International air travel – back to business?
The return to business travel could finally be on the cards with reports of rising demand in both the United States and Australia.
United chief executive Scott Kirby forecast a return to profit in the airline’s second-quarter, despite posting a near US$1.4bn loss during the first three months of 2022. Kirby attributed the rapid turnaround to strong consumer demand, a recovery in operating margins to 2019 levels plus a resurgence in business travellers.
Kirby’s comments sent ripples across the globe with shares in British Airways owner IAG also rising 8 per cent on the FTSE 100 as business travel also makes up a large part of BA’s revenue.
United’s positive predictions reflect similar upbeat forecasts from American and Delta Air Lines, which have both announced that they expect to earn full-year profits despite first quarter losses. Airline executives believe that demand from travelling Americans will be high this summer - and that they won't be discouraged by rising Covid cases and higher airfares. The increased fares are from a combination of higher fuel costs, combined with a limited number of flights compared to pre-pandemic schedules and strong demand.
Airports seeing 50 per cent passenger increase
Flight cancellations due to understaffing was a big issue within the UK this Easter, the first holiday following the relaxation of Covid restrictions. Airlines within the US struggled with the same issues last summer. According to a report on US broadcast channel abc13 Eyewitness News the number of people going through US airports is now up by more than 50 per cent from a year ago to 2.1 million a day in April.
Pilot shortages are a major challenge which could limit the ability of airlines to increase the number of flights. United CEO Scott Kirby told business analysts that this issue could have a long-term impact on recovery: "The pilot shortage for the industry is real, and most airlines are simply not going to be able to realise their capacity plans because there simply aren't enough pilots, at least not for the next five-plus years."
Delayed deliveries of new jets due to supply chain and other production issues are also likely to slow recovery within the US.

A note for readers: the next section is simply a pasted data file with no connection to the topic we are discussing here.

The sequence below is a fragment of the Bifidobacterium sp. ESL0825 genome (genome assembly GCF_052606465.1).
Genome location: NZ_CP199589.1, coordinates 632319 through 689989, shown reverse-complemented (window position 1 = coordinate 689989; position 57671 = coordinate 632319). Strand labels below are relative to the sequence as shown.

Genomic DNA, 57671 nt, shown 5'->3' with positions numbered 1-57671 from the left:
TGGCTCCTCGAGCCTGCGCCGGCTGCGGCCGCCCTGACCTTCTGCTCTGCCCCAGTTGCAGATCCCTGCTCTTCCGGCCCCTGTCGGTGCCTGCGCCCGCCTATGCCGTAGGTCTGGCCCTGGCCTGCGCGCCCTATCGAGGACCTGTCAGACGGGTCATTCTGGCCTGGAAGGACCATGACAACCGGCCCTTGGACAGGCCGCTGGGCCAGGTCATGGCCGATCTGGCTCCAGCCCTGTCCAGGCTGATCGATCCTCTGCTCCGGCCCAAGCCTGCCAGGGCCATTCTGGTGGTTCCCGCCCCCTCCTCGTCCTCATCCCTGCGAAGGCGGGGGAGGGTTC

"Positive developments" - Australia and Europe
Within Europe, a spokesperson for the Lufthansa Group said March and April 2022 had also seen “positive developments” once restrictions were lifted with bookings from major corporate clients.
Australia is also seeing a resurgence in business travel with new data from Corporate Traveller Australia, Flight Centre Travel Group’s travel management provider for SMEs revealing a 21 per cent increase in domestic and international flight bookings since early February, signalling a promising bounceback for the industry.
Corporate Traveller Australia’s figures is based on booking data from February 7– the date the Federal Government announced the opening of Australia’s international border – to March 23. During the period surveyed, international flight bookings increased by 416 per cent, and domestic bookings by 18 per cent. However the strong growth is from a small base, given that most international corporate travel was off limits before borders opened with the number of seats purchased at a low level compared to pre-COVID numbers.
Tom Walley, Global Managing Director at Corporate Traveller, explained: “Travel bookings are an indicator of business confidence and optimism – particularly advance bookings. This is a significant uptick in bookings in just a six-week period, and we anticipate demand will climb steadily throughout the year as we continue to track bookings. Hundreds of our customers who paused their travel during the pandemic are kickstarting their programmes again, while essential industries that continued travelling, such as medical, mining and engineering, are planning to invest more in their travel this year.”